Imperial College London

New video from Imperial startup shows VR game controlled by thought

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Man wearing EEG headset in front of screen

A new video by Imperial startup Cogitat shows a VR game-player controlling their virtual body using nothing more than the power of thought.

The video is the first time the company, launched last year, has publicly shared a demo of its brain-computer interface, which allows users to perform actions such as moving a VR (virtual reality) hand merely by mentally willing the hand to move.

The technology uses EEG headsets, which non-invasively measure electrical activity from the brain, in combination with advanced machine learning that is able to use EEG data to read intended bodily movements.

The video shows that the prize-winning technology, which is currently under commercial development for applications in entertainment and healthcare, works not only with the EEG headsets used for research but also consumer-grade headsets that are lower cost and easy to fit at home.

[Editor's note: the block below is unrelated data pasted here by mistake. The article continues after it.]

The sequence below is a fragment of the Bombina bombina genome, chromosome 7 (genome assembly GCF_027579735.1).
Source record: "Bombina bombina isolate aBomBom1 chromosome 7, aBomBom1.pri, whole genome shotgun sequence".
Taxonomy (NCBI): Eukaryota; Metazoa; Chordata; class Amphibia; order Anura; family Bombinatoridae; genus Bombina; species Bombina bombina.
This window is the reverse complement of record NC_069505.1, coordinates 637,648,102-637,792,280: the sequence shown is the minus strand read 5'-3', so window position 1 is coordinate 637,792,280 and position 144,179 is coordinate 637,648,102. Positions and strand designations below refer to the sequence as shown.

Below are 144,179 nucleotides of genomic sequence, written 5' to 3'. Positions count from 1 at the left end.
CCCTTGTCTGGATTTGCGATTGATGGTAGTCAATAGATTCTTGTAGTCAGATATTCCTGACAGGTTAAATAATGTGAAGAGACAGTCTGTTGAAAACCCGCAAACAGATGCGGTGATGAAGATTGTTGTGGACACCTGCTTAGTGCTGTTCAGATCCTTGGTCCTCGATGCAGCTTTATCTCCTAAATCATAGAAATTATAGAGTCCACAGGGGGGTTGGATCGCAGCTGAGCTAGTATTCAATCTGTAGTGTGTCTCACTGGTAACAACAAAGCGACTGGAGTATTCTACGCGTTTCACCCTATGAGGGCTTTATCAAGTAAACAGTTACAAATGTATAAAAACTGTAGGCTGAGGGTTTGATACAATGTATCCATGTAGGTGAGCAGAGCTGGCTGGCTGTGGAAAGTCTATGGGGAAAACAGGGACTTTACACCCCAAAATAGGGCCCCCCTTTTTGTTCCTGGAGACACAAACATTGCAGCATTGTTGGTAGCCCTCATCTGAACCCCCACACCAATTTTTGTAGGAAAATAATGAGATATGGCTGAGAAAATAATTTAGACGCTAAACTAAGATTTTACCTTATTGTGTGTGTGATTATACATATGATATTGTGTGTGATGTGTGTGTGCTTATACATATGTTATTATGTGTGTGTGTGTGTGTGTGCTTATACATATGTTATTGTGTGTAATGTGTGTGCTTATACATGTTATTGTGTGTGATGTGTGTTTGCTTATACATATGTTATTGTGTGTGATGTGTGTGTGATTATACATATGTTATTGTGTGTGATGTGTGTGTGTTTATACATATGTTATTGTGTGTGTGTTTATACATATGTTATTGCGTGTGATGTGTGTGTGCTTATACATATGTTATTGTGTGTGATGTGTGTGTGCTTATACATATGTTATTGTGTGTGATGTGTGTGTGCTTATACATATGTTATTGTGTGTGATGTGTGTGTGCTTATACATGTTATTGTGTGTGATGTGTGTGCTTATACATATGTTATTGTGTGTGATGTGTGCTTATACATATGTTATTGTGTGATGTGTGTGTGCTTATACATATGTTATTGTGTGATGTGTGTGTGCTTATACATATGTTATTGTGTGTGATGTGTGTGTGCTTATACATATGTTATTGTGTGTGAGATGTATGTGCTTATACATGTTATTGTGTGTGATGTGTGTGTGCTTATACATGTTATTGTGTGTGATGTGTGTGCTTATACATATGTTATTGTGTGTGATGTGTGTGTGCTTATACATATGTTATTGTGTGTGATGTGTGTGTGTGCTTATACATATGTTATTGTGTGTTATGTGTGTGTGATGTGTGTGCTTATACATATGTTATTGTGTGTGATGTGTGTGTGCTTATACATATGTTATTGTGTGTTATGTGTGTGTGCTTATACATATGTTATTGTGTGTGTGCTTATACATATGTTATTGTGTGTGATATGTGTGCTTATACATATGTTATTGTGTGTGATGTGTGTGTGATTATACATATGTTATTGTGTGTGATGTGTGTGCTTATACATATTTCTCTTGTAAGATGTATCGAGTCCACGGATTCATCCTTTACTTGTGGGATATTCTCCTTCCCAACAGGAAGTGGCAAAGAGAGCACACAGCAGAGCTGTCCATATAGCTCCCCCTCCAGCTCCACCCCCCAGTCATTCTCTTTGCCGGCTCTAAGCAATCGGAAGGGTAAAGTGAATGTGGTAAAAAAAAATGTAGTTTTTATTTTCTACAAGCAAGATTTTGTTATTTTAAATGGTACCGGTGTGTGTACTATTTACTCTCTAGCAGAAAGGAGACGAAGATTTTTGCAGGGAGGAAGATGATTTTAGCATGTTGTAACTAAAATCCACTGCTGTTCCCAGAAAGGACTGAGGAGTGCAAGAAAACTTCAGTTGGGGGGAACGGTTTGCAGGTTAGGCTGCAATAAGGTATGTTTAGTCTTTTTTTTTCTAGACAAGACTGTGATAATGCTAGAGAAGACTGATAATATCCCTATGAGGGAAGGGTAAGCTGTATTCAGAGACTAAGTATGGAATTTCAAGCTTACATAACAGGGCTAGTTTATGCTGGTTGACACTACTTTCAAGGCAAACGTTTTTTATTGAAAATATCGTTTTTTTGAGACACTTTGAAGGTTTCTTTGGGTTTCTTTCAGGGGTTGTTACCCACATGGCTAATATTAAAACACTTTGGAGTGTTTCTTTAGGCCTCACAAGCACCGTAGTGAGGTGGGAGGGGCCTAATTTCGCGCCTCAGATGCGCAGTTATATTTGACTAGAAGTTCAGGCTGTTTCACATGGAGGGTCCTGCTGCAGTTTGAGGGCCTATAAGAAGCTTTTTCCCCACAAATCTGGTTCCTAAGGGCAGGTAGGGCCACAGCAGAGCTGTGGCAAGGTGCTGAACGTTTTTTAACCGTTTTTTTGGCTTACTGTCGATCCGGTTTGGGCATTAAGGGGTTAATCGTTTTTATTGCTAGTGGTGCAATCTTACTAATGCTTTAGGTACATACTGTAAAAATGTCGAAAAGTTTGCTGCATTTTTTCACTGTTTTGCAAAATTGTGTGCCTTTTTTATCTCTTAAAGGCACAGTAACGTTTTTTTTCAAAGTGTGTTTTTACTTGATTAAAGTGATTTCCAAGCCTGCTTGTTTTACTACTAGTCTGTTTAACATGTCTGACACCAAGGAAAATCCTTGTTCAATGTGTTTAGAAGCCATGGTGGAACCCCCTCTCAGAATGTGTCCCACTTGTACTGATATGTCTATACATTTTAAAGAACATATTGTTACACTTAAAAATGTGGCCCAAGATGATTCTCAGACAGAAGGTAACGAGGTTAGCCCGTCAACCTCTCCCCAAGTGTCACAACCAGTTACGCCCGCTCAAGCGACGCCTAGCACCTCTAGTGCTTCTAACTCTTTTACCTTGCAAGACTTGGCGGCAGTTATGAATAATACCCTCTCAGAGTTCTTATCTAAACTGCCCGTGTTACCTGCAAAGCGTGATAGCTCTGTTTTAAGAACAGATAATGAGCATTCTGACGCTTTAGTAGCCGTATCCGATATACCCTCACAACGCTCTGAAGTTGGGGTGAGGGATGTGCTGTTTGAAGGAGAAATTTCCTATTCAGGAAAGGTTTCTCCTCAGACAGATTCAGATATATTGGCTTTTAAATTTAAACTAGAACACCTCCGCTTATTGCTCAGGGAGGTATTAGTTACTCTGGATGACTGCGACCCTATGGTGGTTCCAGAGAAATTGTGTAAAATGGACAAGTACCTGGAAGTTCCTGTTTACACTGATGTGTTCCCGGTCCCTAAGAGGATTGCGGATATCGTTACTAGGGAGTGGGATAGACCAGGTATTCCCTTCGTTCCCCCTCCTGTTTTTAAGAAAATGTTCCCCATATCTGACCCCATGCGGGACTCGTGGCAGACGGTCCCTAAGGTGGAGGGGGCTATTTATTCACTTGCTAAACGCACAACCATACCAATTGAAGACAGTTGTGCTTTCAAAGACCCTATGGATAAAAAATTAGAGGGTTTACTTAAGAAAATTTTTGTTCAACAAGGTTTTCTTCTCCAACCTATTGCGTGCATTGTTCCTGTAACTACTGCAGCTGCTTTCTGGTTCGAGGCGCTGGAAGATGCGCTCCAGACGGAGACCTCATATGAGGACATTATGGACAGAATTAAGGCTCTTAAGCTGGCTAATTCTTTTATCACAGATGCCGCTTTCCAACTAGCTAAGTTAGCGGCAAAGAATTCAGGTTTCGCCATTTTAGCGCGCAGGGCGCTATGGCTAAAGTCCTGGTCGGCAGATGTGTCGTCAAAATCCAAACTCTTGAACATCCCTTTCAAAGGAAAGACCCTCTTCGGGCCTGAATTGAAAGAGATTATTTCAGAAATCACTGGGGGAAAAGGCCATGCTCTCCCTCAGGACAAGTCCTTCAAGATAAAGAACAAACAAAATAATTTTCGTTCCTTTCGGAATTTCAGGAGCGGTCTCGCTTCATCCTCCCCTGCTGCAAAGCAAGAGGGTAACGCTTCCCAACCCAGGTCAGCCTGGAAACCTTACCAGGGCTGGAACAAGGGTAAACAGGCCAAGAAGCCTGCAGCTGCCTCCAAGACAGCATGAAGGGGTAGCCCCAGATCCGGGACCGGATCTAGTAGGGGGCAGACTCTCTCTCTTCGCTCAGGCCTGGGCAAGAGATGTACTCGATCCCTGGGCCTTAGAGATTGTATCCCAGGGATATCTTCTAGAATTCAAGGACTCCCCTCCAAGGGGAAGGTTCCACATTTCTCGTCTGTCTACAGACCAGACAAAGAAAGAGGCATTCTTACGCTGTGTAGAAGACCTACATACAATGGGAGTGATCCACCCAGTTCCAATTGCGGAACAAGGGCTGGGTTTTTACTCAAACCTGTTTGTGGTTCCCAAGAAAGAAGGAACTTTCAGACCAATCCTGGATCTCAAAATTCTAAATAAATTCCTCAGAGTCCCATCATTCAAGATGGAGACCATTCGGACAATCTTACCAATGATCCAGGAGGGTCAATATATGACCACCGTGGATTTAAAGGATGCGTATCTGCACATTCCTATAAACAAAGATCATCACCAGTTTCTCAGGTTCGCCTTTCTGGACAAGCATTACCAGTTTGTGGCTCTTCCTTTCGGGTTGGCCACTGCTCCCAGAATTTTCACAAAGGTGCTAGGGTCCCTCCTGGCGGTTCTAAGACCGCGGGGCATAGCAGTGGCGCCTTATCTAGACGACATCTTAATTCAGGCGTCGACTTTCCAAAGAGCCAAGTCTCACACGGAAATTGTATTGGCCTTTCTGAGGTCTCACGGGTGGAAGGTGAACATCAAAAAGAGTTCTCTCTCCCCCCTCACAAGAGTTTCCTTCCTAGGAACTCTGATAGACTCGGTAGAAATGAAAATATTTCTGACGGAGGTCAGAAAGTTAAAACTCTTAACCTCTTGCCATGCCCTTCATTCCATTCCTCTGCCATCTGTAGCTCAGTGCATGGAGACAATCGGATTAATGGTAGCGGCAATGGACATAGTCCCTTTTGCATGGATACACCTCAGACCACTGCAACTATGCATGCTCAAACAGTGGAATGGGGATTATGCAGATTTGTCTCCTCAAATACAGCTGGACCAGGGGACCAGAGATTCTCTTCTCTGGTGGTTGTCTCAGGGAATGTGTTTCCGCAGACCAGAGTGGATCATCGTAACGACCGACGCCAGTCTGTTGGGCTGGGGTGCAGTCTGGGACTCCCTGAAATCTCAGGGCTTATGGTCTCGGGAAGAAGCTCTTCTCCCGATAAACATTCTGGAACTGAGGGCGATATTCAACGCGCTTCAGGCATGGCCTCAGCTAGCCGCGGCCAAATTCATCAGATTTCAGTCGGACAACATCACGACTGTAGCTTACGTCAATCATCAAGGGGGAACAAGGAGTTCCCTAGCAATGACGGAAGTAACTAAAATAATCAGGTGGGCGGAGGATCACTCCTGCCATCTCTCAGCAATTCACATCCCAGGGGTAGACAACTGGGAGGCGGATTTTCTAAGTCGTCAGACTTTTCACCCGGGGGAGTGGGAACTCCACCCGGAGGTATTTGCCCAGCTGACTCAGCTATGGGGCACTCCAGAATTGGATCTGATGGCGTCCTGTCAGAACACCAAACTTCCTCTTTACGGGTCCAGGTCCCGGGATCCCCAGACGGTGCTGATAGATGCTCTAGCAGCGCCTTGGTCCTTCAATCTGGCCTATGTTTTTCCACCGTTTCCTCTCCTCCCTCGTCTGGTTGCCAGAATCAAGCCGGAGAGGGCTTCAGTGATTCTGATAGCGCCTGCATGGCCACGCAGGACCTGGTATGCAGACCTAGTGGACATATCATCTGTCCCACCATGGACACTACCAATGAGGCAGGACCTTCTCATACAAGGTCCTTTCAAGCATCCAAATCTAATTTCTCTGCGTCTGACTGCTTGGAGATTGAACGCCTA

Robot Factory video

The version of the technology demoed in the video makes use of EEG brain wave data gathered through a study carried out by Imperial’s Department of Computing in partnership with Cogitat.

The MyBrainCommands experiment is continuing in London at Imperial’s South Kensington campus. Researchers are inviting members of the public or the Imperial community who are interested in contributing their own brain wave data to register their interest.

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David Silverman

David Silverman
Enterprise

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Contact details

Tel: +44 (0)20 7594 8104
Email: d.silverman@imperial.ac.uk

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Virtual-and-augmented-reality, Artificial-intelligence, Comms-strategy-Entrepreneurial-ecosystem, Enterprise, Brain, Entrepreneurship, Engineering-Computing, Research
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